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Once when I riding my bike on the bike lane in Yellowstone national park, I was fined $150.
E-bikes are legal to ride on roads in many of the national parks but I was riding at 25mph and the ranger must have followed me for about 5 miles and then he pulled me over and asked how I was going so fast.
The whole bike lane was empty and I was trying to reach the hotel at the other end before the sunset but he did not care and nor did he understand anything about E-bikes. He thought I was on some sort of motorcycle.

Most of my other experiences have been very positive. But, sometimes you do come across people who have no clue and in unfortunate circumstances like mine, riders may have to pay some fine

Only in state parks, not federal or BLM lands
 
I've had a couple of encounters, one where a county Sheriff at a trailhead said "I sure hope you know the rules about e-bikes on this trail." Which I did and there was no further issue.

The others have more been situation where officers were genuinely curious about my bike and so I politely asked their questions and continued on my way.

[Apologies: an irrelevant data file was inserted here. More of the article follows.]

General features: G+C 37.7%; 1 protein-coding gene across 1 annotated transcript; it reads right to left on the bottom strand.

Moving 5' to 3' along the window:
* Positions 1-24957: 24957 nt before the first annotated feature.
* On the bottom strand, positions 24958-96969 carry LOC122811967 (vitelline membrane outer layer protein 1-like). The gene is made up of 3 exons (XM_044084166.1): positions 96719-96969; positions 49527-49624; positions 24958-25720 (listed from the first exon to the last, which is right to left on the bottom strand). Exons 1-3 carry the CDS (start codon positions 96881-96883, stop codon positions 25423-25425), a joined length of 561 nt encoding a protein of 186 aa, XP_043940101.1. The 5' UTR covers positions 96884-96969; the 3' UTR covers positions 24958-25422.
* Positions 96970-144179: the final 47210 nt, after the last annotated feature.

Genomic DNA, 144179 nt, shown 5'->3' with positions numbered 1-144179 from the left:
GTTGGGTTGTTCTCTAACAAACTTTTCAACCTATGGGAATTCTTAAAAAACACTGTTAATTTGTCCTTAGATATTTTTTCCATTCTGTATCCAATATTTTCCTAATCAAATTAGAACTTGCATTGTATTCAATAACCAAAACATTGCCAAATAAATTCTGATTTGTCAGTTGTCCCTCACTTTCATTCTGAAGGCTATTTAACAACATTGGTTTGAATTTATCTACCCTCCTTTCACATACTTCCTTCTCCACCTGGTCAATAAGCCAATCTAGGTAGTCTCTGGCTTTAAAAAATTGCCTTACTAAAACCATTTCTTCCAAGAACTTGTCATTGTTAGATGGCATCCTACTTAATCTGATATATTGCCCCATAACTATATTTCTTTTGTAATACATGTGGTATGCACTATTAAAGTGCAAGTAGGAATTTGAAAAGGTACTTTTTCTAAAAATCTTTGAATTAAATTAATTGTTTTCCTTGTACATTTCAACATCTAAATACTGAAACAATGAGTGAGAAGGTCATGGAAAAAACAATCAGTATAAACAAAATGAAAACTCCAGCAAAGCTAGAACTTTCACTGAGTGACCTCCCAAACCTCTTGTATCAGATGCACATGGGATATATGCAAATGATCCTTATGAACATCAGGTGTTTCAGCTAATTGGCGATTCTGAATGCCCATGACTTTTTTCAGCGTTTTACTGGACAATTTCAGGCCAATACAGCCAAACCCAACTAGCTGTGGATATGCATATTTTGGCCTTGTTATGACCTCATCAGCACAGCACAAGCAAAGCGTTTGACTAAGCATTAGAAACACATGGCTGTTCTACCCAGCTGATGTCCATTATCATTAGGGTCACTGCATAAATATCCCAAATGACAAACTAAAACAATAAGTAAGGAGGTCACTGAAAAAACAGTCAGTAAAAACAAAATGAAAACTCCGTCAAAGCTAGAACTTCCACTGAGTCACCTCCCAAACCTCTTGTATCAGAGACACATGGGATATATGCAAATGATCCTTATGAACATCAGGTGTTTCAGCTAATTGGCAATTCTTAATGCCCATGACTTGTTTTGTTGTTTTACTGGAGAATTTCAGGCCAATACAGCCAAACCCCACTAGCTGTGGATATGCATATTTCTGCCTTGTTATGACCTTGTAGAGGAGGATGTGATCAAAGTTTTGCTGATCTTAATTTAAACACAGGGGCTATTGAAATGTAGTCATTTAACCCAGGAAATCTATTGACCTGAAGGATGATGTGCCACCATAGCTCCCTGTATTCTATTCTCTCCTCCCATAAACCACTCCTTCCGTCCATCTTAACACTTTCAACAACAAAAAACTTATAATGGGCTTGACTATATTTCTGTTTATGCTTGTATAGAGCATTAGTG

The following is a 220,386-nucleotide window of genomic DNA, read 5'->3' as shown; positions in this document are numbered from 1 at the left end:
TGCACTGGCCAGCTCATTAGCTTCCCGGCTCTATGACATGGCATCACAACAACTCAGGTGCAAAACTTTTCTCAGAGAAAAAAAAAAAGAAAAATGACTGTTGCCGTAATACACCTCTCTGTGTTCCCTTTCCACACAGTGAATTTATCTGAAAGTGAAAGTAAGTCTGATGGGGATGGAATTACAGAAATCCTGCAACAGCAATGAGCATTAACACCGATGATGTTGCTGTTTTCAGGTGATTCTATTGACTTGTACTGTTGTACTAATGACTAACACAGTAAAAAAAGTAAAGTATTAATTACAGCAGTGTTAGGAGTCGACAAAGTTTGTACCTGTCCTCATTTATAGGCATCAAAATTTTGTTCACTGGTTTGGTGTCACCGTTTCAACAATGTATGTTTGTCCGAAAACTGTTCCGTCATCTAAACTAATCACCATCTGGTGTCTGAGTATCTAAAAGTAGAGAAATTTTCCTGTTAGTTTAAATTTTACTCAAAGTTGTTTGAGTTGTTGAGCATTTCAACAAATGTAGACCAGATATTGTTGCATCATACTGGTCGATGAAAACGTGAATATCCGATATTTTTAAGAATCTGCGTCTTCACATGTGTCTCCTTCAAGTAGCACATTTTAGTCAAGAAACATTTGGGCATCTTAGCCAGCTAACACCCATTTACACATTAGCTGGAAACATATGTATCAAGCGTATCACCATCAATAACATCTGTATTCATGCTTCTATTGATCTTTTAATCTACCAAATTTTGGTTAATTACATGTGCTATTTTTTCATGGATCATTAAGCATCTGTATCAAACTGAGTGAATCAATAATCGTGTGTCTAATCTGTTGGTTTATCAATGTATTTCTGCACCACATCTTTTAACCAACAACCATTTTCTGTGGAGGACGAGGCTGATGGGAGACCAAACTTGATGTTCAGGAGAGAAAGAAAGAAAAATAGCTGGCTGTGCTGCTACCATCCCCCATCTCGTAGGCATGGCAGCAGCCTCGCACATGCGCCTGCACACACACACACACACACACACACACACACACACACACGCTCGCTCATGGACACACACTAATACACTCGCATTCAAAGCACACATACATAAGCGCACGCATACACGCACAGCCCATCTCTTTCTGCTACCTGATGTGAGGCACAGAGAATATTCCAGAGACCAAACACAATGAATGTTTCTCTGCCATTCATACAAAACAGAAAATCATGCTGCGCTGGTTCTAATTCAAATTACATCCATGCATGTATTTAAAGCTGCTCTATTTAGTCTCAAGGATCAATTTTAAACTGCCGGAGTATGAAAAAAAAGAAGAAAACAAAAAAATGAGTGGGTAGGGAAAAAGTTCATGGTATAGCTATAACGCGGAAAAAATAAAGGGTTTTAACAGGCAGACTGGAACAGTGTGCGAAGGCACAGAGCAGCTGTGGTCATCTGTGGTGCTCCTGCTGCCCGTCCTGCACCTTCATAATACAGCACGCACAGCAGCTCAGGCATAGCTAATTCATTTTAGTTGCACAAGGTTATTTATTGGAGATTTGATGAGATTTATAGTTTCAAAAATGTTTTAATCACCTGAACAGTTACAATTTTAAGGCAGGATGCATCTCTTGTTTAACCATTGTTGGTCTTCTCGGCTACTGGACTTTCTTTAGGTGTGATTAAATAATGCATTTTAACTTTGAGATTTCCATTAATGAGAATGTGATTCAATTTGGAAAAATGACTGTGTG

I think where you are going to get into real trouble is if you are in an accident. Even if you are not at fault you can be one hundred percent certain that insurance isn't going to pay if they can figure out a way not to, and arguing that your e-bike was not street legal or not permitted in the location where the accident happened would be a sure-fire way to get out of paying you.
 
I've had a couple of encounters, one where a county Sheriff at a trailhead said "I sure hope you know the rules about e-bikes on this trail." Which I did and there was no further issue.

The others have more been situation where officers were genuinely curious about my bike and so I politely asked their questions and continued on my way.

I think where you are going to get into real trouble is if you are in an accident. Even if you are not at fault you can be one hundred percent certain that insurance isn't going to pay if they can figure out a way not to, and arguing that your e-bike was not street legal or not permitted in the location where the accident happened would be a sure-fire way to get out of paying you.
Excellent point.
 
Asher, thank you for the response but your post does not refer to any actual D.C. regulations or statutes that are current law.

While the local D.C. politicians may be "proposing, studying, or introducing legislation", the current D.C. Government code has been simplified and does not classify E-bikes except by "unassisted operating speed". If you operate an e-bike at unassisted speeds in a range of 21-30 mph, it is classified as a "motor driven cycle" and as such it must be registered and is not permitted on the side walk or the bike lanes. If it is operated at speeds in excess of 30 mph it is classified as a "motorcycle" and must be registered and cannot be driven in the bike lanes or side walks.